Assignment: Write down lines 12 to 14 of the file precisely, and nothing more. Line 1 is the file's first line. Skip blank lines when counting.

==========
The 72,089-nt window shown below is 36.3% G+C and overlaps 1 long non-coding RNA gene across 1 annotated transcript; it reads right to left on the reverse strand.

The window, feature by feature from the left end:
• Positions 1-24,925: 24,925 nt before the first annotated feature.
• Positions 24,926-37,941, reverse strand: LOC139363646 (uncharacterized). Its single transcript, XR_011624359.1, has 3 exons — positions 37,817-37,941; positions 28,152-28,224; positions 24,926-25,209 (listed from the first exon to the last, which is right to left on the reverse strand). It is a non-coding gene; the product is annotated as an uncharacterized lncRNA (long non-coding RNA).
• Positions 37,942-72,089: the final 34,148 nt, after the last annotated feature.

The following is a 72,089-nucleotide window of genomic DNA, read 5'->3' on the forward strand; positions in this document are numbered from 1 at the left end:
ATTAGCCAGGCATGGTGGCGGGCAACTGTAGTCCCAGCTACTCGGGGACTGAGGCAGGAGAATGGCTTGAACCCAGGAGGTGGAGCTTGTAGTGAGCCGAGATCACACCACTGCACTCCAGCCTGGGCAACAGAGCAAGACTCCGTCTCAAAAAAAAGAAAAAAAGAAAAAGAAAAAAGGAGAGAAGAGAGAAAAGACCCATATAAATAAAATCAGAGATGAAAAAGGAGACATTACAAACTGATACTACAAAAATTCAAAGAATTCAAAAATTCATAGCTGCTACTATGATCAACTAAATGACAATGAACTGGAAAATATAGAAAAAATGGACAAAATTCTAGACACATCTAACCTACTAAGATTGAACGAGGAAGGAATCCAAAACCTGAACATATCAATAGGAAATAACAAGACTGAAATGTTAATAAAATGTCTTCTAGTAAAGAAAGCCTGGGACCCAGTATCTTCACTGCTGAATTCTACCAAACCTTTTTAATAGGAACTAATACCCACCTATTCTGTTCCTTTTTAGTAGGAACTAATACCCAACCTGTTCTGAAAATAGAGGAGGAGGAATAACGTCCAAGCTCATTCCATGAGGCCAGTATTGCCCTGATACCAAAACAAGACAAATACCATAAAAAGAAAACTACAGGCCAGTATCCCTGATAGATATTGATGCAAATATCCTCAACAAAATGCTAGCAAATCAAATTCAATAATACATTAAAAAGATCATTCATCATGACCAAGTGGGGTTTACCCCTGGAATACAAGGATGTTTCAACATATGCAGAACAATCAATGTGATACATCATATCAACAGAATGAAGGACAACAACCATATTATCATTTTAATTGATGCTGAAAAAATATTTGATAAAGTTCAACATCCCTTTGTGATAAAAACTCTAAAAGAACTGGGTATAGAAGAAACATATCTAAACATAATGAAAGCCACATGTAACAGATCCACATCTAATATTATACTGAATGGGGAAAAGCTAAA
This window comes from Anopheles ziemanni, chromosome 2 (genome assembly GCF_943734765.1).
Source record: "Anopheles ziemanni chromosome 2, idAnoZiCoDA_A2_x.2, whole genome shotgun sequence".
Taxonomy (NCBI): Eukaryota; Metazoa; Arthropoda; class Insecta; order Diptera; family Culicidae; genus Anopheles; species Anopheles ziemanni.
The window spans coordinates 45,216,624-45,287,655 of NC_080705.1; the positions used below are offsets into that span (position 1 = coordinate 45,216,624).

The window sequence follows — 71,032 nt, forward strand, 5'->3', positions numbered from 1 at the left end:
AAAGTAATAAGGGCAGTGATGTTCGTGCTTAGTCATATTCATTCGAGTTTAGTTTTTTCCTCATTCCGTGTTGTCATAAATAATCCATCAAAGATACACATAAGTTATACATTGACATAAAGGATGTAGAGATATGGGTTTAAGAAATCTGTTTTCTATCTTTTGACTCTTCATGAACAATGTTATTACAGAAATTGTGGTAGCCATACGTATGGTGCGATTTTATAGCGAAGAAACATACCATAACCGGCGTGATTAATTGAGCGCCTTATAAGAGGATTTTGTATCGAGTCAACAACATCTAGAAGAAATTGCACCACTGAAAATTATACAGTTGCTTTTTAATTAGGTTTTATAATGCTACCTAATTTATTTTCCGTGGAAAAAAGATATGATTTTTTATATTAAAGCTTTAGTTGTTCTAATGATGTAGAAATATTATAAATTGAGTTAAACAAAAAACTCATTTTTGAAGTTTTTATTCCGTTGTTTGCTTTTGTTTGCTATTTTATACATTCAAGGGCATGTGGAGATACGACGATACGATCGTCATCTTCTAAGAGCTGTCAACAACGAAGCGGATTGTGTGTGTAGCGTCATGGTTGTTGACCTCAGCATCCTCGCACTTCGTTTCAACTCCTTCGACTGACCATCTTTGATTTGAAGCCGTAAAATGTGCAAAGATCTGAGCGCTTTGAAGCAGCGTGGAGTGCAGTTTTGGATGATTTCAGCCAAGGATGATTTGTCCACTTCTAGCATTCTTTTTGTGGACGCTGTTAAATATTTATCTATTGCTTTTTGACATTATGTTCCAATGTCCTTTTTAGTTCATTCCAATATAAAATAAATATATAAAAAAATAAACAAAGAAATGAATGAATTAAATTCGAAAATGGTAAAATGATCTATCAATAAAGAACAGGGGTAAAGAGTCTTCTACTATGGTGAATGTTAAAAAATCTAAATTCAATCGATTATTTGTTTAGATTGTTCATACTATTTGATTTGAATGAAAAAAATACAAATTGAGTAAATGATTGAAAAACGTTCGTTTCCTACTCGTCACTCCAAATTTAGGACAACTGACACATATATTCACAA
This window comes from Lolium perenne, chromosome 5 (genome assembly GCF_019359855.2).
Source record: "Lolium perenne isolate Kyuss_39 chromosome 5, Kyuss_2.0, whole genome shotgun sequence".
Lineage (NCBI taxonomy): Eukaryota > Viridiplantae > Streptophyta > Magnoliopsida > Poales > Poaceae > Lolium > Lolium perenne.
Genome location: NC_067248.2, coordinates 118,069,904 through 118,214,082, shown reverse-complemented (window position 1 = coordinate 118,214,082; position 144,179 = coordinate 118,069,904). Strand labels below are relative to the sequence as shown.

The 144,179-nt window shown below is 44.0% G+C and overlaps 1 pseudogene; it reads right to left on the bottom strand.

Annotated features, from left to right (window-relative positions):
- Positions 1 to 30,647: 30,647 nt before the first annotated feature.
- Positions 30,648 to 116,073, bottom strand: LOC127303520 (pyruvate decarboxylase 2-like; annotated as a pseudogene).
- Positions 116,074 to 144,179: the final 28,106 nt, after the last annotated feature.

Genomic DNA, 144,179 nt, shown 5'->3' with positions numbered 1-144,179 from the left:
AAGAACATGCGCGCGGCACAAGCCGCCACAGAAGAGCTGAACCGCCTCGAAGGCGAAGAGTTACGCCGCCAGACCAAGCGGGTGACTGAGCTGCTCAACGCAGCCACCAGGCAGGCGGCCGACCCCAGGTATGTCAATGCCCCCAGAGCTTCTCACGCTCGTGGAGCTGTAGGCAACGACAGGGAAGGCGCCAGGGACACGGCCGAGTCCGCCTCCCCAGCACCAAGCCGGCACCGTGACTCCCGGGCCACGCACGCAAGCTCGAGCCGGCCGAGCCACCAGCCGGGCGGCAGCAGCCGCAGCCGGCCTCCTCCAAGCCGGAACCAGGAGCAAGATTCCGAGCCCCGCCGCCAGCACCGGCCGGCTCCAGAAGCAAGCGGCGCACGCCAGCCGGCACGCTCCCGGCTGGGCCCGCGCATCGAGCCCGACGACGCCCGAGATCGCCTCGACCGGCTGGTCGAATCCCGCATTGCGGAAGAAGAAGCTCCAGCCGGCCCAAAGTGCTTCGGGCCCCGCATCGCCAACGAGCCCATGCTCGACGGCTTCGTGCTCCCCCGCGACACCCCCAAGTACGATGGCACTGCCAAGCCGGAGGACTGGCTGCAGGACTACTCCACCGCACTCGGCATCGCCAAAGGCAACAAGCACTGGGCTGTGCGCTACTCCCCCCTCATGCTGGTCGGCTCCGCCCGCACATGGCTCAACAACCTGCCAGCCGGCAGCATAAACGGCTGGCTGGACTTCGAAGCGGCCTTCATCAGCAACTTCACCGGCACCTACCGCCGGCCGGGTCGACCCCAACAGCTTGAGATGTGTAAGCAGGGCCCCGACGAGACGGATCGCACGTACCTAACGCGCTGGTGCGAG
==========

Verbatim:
The window sequence follows — 71,032 nt, forward strand, 5'->3', positions numbered from 1 at the left end:
AAAGTAATAAGGGCAGTGATGTTCGTGCTTAGTCATATTCATTCGAGTTTAGTTTTTTCCTCATTCCGTGTTGTCATAAATAATCCATCAAAGATACACATAAGTTATACATTGACATAAAGGATGTAGAGATATGGGTTTAAGAAATCTGTTTTCTATCTTTTGACTCTTCATGAACAATGTTATTACAGAAATTGTGGTAGCCATACGTATGGTGCGATTTTATAGCGAAGAAACATACCATAACCGGCGTGATTAATTGAGCGCCTTATAAGAGGATTTTGTATCGAGTCAACAACATCTAGAAGAAATTGCACCACTGAAAATTATACAGTTGCTTTTTAATTAGGTTTTATAATGCTACCTAATTTATTTTCCGTGGAAAAAAGATATGATTTTTTATATTAAAGCTTTAGTTGTTCTAATGATGTAGAAATATTATAAATTGAGTTAAACAAAAAACTCATTTTTGAAGTTTTTATTCCGTTGTTTGCTTTTGTTTGCTATTTTATACATTCAAGGGCATGTGGAGATACGACGATACGATCGTCATCTTCTAAGAGCTGTCAACAACGAAGCGGATTGTGTGTGTAGCGTCATGGTTGTTGACCTCAGCATCCTCGCACTTCGTTTCAACTCCTTCGACTGACCATCTTTGATTTGAAGCCGTAAAATGTGCAAAGATCTGAGCGCTTTGAAGCAGCGTGGAGTGCAGTTTTGGATGATTTCAGCCAAGGATGATTTGTCCACTTCTAGCATTCTTTTTGTGGACGCTGTTAAATATTTATCTATTGCTTTTTGACATTATGTTCCAATGTCCTTTTTAGTTCATTCCAATATAAAATAAATATATAAAAAAATAAACAAAGAAATGAATGAATTAAATTCGAAAATGGTAAAATGATCTATCAATAAAGAACAGGGGTAAAGAGTCTTCTACTATGGTGAATGTTAAAAAATCTAAATTCAATCGATTATTTGTTTAGATTGTTCATACTATTTGATTTGAATGAAAAAAATACAAATTGAGTAAATGATTGAAAAACGTTCGTTTCCTACTCGTCACTCCAAATTTAGGACAACTGACACATATATTCACAA
This window comes from Lolium perenne, chromosome 5 (genome assembly GCF_019359855.2).